Firs ( Abies ) are a genus of 48–56 species of evergreen coniferous trees in the family Pinaceae .

All fir species are evergreen deep-rooted trees with a straight, columnar trunk.

The conical crown is formed from regular tiers of relatively short, horizontal branches.



A few species remain relatively small with a growth height of 20 meters, but most species are dominant forest trees in their habitat and then often belong to the largest forest tree species (the European silver fir is considered the largest tree on the continent).

Most fir trees grow to heights of between 40 and 70 meters, but some American species are also known to grow to 90 meters ( Abies grandis , Abies procera ).

The genus name is derived from the Latin "to rise" in reference to the height of its species.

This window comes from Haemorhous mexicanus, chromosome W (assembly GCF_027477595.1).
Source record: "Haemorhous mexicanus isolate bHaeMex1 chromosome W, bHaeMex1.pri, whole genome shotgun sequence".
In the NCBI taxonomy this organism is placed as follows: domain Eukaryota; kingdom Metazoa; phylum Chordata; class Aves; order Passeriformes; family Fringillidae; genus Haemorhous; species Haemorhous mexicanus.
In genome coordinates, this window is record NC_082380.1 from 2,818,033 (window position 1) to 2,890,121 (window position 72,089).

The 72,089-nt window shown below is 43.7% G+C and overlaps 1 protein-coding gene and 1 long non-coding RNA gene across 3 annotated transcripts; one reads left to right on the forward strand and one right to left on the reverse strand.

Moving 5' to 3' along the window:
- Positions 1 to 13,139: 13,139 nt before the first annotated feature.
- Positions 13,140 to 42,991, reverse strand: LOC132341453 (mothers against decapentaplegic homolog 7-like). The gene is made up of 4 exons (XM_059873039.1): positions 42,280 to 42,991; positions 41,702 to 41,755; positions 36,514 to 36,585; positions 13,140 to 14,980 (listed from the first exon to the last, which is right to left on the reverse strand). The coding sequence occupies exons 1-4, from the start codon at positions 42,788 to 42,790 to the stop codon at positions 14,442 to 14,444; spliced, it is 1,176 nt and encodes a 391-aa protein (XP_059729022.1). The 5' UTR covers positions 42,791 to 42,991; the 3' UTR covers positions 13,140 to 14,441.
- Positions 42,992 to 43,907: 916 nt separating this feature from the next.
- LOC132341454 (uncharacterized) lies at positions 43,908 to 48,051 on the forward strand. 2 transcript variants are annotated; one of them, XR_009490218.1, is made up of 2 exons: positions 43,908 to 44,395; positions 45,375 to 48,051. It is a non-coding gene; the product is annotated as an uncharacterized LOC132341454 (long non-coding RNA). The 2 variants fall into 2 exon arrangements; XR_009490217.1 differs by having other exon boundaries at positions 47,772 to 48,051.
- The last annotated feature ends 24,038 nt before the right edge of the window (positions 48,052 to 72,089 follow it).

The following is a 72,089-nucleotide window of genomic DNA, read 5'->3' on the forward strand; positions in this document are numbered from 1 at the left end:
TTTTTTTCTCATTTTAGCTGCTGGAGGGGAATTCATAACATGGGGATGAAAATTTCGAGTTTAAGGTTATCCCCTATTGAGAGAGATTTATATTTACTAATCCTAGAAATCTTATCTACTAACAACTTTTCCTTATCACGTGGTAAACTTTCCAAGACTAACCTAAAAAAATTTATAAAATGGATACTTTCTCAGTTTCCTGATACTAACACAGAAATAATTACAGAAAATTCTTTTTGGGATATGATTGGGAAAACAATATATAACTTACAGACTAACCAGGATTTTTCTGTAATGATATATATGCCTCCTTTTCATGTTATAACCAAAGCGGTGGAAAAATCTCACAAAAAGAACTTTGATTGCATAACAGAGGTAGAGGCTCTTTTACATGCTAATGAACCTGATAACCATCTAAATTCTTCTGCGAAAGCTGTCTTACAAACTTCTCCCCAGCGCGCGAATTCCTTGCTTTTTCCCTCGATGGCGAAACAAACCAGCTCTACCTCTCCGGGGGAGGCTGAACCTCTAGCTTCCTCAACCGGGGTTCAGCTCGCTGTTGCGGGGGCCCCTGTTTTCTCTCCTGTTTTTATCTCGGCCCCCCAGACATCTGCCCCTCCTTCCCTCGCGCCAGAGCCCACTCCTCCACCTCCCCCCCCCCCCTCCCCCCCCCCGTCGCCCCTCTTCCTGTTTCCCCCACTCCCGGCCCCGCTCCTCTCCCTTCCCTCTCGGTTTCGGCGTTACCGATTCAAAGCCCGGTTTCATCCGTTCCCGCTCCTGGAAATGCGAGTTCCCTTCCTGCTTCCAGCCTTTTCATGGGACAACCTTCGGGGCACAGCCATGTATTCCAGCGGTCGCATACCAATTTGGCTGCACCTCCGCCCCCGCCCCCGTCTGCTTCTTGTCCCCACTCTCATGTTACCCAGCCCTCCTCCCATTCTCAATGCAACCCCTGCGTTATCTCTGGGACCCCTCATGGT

They are large trees, reaching heights of 10–80 metres tall with trunk diameters of 0.5–4 m when mature.

the European silver fir or silver fir


Firs can be distinguished from other members of the pine family by the way in which their needle-like leaves are attached singly to the branches with a base resembling a suction cup , and by their cones , which, like those of true cedars, stand upright on the branches like candles and disintegrate at maturity.

The needle-shaped leaves are flat and easily pliable.

The leaves have two whitish lines on the bottom, each of which is formed by wax -covered stomatal bands.


Fir trees are important trees for landscaping and garden design.

Many are decorative garden trees, which produce brightly coloured cones even when very young, still only 1–2 m tall.


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